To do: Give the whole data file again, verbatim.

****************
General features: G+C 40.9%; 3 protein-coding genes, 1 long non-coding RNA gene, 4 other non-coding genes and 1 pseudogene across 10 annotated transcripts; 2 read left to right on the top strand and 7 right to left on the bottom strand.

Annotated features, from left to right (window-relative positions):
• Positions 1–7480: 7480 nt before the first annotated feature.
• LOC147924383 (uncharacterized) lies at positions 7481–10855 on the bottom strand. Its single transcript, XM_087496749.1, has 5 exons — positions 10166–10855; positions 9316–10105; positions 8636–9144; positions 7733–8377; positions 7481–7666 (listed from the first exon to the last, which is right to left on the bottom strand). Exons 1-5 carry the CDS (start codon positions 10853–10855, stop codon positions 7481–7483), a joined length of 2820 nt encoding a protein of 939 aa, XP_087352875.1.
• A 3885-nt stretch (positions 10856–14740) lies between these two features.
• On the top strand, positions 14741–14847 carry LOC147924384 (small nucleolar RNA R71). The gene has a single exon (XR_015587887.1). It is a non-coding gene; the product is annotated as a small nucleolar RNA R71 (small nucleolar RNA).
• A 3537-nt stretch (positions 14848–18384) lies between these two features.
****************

General features: G+C 40.9%; 3 protein-coding genes, 1 long non-coding RNA gene, 4 other non-coding genes and 1 pseudogene across 10 annotated transcripts; 2 read left to right on the top strand and 7 right to left on the bottom strand.

Annotated features, from left to right (window-relative positions):
• Positions 1–7480: 7480 nt before the first annotated feature.
• LOC147924383 (uncharacterized) lies at positions 7481–10855 on the bottom strand. Its single transcript, XM_087496749.1, has 5 exons — positions 10166–10855; positions 9316–10105; positions 8636–9144; positions 7733–8377; positions 7481–7666 (listed from the first exon to the last, which is right to left on the bottom strand). Exons 1-5 carry the CDS (start codon positions 10853–10855, stop codon positions 7481–7483), a joined length of 2820 nt encoding a protein of 939 aa, XP_087352875.1.
• A 3885-nt stretch (positions 10856–14740) lies between these two features.
• On the top strand, positions 14741–14847 carry LOC147924384 (small nucleolar RNA R71). The gene has a single exon (XR_015587887.1). It is a non-coding gene; the product is annotated as a small nucleolar RNA R71 (small nucleolar RNA).
• A 3537-nt stretch (positions 14848–18384) lies between these two features.